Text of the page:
A Wish Fulfilled
The Performing Arts Center was named after philanthropist, arts enthusiast, and businessman Bob Bartlett, a figure who devoted much of his time and resources for the betterment of Moline and its residents. His influence can be seen in everything from establishment of the John Deere Classic (charity golf tournament) and sponsorship of nursing student scholarships to donations to institutions such as schools, Two Rivers YMCA, and the Boys and Girls Club of the Mississippi Valley.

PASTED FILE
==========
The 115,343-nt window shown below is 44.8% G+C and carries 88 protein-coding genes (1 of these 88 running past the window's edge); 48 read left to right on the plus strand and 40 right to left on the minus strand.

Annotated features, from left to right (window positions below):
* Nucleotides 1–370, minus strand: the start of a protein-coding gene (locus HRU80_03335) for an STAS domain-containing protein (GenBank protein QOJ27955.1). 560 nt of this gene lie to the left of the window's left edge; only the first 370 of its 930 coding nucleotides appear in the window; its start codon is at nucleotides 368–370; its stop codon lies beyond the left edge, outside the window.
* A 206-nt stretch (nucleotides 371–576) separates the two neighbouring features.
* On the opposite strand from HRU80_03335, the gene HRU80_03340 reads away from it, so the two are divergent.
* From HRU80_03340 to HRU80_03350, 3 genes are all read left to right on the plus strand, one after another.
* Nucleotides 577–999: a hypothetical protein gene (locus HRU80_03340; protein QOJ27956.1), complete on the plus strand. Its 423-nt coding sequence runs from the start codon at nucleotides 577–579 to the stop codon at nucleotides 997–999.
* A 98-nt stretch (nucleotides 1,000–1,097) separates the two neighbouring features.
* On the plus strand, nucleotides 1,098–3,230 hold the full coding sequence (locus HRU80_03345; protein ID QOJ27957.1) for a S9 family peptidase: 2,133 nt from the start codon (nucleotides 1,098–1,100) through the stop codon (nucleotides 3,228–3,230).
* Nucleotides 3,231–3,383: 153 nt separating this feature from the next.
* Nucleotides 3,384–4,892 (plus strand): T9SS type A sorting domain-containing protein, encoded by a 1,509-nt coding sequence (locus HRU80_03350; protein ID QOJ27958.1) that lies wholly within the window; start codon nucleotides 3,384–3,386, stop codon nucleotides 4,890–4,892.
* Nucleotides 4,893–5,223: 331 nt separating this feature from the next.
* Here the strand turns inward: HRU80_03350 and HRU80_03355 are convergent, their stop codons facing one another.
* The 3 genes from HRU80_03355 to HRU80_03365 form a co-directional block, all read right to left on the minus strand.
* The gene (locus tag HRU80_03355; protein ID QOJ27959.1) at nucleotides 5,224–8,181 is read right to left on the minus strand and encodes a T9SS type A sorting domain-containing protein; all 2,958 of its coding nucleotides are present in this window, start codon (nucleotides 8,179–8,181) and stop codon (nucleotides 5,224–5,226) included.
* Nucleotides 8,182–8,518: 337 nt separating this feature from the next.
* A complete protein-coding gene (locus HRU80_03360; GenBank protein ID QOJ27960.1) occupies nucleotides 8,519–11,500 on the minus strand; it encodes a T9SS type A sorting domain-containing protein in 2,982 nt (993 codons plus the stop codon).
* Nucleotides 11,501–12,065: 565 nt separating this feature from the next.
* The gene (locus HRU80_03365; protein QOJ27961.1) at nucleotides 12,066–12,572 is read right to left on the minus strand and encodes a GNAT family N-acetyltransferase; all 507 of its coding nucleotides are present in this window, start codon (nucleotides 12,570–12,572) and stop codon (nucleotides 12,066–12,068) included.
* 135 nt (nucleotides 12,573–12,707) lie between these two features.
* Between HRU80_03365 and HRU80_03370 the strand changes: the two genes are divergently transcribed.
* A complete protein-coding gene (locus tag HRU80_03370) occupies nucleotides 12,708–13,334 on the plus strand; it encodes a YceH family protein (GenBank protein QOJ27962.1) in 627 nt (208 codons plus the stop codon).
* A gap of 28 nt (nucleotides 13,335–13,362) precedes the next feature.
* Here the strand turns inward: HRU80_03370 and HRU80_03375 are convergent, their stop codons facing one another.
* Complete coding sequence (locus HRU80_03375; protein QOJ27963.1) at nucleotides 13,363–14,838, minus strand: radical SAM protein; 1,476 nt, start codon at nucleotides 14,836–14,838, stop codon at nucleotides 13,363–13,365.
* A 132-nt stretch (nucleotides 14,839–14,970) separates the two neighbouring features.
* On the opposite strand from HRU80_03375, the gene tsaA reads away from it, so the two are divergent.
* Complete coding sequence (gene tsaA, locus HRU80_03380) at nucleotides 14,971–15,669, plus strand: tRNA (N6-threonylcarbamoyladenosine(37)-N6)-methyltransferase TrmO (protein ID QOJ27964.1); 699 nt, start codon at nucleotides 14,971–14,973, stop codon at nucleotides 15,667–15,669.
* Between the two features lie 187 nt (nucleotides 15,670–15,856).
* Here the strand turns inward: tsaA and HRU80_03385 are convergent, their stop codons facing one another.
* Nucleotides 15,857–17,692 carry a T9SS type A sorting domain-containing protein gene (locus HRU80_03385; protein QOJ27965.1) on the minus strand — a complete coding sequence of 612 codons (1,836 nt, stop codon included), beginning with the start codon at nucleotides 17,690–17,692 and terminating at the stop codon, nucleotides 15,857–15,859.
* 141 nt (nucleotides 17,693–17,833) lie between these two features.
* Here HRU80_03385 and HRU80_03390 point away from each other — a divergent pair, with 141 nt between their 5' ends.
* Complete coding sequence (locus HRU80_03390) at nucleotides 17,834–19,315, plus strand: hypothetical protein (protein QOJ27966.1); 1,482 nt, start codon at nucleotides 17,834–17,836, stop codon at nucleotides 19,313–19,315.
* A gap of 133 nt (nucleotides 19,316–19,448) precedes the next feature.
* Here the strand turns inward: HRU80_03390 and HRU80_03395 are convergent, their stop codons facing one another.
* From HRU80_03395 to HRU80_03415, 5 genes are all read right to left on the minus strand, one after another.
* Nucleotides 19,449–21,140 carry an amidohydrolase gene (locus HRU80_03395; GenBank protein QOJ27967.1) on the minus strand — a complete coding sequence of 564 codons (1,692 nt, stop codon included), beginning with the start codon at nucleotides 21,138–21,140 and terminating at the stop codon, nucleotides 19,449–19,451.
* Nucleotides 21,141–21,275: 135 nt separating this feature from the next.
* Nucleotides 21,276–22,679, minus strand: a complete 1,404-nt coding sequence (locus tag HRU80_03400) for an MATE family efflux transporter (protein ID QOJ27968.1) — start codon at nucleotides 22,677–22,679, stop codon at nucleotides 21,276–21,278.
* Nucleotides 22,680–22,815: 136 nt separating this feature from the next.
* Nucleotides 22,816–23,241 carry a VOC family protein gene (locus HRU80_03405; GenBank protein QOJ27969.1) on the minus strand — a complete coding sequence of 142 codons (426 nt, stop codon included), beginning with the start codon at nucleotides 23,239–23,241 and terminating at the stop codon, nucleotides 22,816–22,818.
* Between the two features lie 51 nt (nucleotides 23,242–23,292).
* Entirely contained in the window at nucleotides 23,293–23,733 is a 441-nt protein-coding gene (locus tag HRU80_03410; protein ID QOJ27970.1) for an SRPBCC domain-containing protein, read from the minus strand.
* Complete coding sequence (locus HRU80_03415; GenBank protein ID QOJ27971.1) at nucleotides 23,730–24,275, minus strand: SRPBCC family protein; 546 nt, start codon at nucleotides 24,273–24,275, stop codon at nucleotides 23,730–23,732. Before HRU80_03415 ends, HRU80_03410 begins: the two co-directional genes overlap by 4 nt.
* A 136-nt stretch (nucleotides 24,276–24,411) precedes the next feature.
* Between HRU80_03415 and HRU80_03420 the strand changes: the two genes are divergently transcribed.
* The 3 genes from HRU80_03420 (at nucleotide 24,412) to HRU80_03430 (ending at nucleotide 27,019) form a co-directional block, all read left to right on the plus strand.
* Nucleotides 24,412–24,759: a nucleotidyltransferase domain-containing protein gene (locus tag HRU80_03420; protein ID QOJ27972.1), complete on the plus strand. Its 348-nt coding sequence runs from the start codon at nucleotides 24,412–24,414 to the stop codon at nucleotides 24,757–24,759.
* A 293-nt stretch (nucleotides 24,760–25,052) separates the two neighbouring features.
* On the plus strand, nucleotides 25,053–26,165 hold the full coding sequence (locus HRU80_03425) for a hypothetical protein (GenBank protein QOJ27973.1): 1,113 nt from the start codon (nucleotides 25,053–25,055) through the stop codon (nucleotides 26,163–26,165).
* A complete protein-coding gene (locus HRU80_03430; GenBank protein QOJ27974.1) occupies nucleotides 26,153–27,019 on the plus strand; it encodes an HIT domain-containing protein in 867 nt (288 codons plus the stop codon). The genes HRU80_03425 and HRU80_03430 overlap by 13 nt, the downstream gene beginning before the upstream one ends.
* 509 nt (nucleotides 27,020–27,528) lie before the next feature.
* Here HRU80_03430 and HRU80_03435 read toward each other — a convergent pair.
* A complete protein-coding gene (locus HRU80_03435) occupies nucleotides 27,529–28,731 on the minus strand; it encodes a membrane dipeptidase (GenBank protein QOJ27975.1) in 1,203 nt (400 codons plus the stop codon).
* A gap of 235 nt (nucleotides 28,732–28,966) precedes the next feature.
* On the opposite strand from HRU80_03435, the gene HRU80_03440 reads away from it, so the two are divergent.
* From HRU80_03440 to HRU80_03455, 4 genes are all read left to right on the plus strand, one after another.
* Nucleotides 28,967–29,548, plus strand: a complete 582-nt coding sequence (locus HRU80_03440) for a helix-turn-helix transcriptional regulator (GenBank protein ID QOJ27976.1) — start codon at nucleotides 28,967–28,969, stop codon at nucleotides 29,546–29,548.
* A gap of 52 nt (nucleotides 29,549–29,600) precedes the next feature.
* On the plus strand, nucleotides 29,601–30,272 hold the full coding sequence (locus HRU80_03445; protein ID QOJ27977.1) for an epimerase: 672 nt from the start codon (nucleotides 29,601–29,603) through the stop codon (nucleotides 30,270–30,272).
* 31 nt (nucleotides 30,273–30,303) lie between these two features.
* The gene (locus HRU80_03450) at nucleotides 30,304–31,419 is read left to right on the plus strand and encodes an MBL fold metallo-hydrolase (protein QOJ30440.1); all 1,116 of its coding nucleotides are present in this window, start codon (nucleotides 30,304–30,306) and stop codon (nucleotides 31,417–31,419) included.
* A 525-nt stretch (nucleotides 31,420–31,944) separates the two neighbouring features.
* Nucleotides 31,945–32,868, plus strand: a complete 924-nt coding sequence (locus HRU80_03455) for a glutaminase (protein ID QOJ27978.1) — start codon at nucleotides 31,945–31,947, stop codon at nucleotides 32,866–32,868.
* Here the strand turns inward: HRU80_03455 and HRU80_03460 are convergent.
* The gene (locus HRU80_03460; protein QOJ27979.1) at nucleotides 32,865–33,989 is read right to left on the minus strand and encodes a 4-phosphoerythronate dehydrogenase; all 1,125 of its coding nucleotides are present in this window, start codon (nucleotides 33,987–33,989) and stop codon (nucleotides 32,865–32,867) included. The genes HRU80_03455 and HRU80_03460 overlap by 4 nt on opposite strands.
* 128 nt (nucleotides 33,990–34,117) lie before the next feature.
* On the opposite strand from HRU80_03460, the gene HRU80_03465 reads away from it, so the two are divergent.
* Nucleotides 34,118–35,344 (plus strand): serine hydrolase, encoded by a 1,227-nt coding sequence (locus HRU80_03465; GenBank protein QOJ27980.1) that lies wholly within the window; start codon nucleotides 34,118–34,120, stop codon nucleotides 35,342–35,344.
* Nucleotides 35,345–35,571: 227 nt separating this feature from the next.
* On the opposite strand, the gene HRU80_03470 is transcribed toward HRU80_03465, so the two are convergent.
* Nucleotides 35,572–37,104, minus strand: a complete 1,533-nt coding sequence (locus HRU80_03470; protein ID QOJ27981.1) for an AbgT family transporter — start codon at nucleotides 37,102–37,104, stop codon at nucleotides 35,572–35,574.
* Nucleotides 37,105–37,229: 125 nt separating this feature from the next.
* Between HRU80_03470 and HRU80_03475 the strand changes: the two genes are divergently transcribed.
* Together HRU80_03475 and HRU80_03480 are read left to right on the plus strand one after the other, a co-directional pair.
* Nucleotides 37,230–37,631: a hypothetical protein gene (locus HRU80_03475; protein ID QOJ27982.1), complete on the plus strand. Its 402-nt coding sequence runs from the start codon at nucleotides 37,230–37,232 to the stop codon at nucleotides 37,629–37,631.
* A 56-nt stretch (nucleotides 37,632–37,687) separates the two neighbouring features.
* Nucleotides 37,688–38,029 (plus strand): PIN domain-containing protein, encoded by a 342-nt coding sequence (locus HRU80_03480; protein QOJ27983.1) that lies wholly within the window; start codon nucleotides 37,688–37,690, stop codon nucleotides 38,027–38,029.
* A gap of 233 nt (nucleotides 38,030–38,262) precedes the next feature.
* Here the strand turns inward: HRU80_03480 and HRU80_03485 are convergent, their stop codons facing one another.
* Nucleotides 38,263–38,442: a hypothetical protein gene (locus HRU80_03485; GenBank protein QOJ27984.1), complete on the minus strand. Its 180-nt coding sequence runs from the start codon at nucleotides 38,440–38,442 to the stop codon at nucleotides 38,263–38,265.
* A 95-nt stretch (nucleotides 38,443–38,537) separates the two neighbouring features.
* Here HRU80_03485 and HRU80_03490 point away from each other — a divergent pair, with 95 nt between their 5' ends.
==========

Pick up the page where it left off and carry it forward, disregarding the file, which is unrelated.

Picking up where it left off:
At the event, Board of Education President Kate Schaefer said, “According to Bob’s daughter, Susan, her father’s fondest wish was to establish an arts center in Moline. Thanks to Bob Bartlett, his generosity, and the Robert E. Bartlett Family Foundation established in his honor, his vision for the Performing Arts Center has become a reality.”
A Grand Center for the Quad Cities
At the dedication ceremony, Ben Klocke admitted that he and his fellow Moline High School students had trouble saying goodbye to the old auditorium because of the many memories it has instilled. However, Klocke also pointed to the future of the new facility.
“The Bartlett Performing Arts Center is not only for Moline High School,” he said. “It is for the community too. This grand center will host many great concerts and shows by members of the artistic communities in the Quad Cities.”